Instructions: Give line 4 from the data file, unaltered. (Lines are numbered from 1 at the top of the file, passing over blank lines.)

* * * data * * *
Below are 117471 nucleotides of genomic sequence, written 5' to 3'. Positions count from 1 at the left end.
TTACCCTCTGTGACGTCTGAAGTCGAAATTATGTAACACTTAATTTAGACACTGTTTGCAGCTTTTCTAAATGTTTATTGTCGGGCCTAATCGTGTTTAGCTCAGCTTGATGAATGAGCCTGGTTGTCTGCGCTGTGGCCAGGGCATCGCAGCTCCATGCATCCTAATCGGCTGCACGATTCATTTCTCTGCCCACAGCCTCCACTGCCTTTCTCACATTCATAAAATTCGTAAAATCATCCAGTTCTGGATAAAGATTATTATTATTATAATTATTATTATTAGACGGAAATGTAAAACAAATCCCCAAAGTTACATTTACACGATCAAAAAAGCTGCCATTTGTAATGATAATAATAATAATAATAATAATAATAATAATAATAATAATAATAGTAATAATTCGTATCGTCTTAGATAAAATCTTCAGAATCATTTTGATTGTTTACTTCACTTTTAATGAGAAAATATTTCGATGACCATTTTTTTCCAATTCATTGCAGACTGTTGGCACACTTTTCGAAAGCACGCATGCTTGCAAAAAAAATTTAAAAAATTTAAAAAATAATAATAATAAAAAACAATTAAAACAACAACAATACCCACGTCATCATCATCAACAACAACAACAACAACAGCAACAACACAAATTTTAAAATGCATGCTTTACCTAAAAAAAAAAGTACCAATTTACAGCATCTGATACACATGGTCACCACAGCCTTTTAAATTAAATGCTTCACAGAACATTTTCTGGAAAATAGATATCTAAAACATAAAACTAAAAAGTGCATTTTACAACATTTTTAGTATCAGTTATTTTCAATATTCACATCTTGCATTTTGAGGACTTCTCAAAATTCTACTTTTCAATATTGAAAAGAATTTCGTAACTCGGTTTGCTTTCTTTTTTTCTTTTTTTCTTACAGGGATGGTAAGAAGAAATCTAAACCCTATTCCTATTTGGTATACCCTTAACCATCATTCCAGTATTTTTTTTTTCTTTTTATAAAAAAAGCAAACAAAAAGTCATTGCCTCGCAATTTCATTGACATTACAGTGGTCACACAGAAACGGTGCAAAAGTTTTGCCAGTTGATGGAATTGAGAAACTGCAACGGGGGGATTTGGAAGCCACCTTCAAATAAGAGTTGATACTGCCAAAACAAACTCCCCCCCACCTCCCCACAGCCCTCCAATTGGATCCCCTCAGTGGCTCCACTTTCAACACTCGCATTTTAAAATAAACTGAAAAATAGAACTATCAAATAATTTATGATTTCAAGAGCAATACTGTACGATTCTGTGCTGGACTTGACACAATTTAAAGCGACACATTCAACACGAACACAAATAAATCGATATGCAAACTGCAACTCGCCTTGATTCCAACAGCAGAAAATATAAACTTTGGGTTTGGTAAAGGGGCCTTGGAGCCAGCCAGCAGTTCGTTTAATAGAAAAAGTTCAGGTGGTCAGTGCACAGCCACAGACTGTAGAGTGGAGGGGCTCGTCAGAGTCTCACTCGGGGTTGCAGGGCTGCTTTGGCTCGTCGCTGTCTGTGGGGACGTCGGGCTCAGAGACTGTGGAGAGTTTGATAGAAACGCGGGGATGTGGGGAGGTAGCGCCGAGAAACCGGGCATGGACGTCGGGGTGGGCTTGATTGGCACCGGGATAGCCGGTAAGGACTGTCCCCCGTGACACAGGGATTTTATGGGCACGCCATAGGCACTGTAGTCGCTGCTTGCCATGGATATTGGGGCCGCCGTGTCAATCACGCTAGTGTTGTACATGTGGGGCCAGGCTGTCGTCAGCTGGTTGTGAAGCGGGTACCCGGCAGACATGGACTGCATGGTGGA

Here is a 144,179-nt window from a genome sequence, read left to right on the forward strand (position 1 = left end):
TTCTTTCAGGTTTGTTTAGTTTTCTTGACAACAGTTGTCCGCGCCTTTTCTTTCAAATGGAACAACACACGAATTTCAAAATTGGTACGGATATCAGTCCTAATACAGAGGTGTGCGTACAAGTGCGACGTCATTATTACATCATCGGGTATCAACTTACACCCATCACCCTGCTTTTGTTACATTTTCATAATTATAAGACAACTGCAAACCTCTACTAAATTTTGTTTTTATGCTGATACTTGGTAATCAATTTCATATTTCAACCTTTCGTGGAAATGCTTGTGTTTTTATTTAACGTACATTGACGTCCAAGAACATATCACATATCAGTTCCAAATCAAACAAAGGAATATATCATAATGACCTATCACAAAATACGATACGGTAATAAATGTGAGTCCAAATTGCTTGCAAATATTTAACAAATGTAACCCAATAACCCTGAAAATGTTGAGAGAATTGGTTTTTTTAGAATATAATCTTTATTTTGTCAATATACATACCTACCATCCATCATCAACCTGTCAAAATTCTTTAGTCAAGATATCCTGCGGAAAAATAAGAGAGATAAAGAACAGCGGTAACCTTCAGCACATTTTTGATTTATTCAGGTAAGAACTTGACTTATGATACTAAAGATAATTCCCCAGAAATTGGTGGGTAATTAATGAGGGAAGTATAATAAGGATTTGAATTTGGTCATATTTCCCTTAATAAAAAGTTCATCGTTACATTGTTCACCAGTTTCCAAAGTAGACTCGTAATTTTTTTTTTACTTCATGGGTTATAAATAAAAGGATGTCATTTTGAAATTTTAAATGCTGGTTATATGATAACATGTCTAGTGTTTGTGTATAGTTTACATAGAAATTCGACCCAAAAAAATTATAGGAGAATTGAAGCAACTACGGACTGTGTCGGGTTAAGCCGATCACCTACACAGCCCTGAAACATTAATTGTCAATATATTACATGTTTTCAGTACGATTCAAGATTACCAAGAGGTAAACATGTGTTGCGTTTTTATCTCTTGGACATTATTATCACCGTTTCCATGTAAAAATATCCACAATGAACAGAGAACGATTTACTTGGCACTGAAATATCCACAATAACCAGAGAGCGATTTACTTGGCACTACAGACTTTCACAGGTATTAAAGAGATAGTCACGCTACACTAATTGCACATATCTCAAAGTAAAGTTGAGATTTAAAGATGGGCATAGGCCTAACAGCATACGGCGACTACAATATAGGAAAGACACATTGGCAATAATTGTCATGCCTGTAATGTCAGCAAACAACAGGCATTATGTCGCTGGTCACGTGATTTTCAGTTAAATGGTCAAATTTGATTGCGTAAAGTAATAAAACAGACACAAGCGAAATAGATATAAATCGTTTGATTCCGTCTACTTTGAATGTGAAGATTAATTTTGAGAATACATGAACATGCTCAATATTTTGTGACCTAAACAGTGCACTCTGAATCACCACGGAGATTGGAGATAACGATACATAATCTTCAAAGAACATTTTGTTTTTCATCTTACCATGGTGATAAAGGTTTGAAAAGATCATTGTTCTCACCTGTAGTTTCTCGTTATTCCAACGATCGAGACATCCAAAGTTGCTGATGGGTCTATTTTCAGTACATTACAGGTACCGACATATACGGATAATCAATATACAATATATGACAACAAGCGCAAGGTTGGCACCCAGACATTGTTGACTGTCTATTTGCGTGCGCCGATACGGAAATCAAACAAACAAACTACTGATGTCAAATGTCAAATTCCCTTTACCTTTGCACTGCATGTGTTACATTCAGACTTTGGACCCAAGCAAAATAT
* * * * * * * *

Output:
TTCTTTCAGGTTTGTTTAGTTTTCTTGACAACAGTTGTCCGCGCCTTTTCTTTCAAATGGAACAACACACGAATTTCAAAATTGGTACGGATATCAGTCCTAATACAGAGGTGTGCGTACAAGTGCGACGTCATTATTACATCATCGGGTATCAACTTACACCCATCACCCTGCTTTTGTTACATTTTCATAATTATAAGACAACTGCAAACCTCTACTAAATTTTGTTTTTATGCTGATACTTGGTAATCAATTTCATATTTCAACCTTTCGTGGAAATGCTTGTGTTTTTATTTAACGTACATTGACGTCCAAGAACATATCACATATCAGTTCCAAATCAAACAAAGGAATATATCATAATGACCTATCACAAAATACGATACGGTAATAAATGTGAGTCCAAATTGCTTGCAAATATTTAACAAATGTAACCCAATAACCCTGAAAATGTTGAGAGAATTGGTTTTTTTAGAATATAATCTTTATTTTGTCAATATACATACCTACCATCCATCATCAACCTGTCAAAATTCTTTAGTCAAGATATCCTGCGGAAAAATAAGAGAGATAAAGAACAGCGGTAACCTTCAGCACATTTTTGATTTATTCAGGTAAGAACTTGACTTATGATACTAAAGATAATTCCCCAGAAATTGGTGGGTAATTAATGAGGGAAGTATAATAAGGATTTGAATTTGGTCATATTTCCCTTAATAAAAAGTTCATCGTTACATTGTTCACCAGTTTCCAAAGTAGACTCGTAATTTTTTTTTTACTTCATGGGTTATAAATAAAAGGATGTCATTTTGAAATTTTAAATGCTGGTTATATGATAACATGTCTAGTGTTTGTGTATAGTTTACATAGAAATTCGACCCAAAAAAATTATAGGAGAATTGAAGCAACTACGGACTGTGTCGGGTTAAGCCGATCACCTACACAGCCCTGAAACATTAATTGTCAATATATTACATGTTTTCAGTACGATTCAAGATTACCAAGAGGTAAACATGTGTTGCGTTTTTATCTCTTGGACATTATTATCACCGTTTCCATGTAAAAATATCCACAATGAACAGAGAACGATTTACTTGGCACTGAAATATCCACAATAACCAGAGAGCGATTTACTTGGCACTACAGACTTTCACAGGTATTAAAGAGATAGTCACGCTACACTAATTGCACATATCTCAAAGTAAAGTTGAGATTTAAAGATGGGCATAGGCCTAACAGCATACGGCGACTACAATATAGGAAAGACACATTGGCAATAATTGTCATGCCTGTAATGTCAGCAAACAACAGGCATTATGTCGCTGGTCACGTGATTTTCAGTTAAATGGTCAAATTTGATTGCGTAAAGTAATAAAACAGACACAAGCGAAATAGATATAAATCGTTTGATTCCGTCTACTTTGAATGTGAAGATTAATTTTGAGAATACATGAACATGCTCAATATTTTGTGACCTAAACAGTGCACTCTGAATCACCACGGAGATTGGAGATAACGATACATAATCTTCAAAGAACATTTTGTTTTTCATCTTACCATGGTGATAAAGGTTTGAAAAGATCATTGTTCTCACCTGTAGTTTCTCGTTATTCCAACGATCGAGACATCCAAAGTTGCTGATGGGTCTATTTTCAGTACATTACAGGTACCGACATATACGGATAATCAATATACAATATATGACAACAAGCGCAAGGTTGGCACCCAGACATTGTTGACTGTCTATTTGCGTGCGCCGATACGGAAATCAAACAAACAAACTACTGATGTCAAATGTCAAATTCCCTTTACCTTTGCACTGCATGTGTTACATTCAGACTTTGGACCCAAGCAAAATAT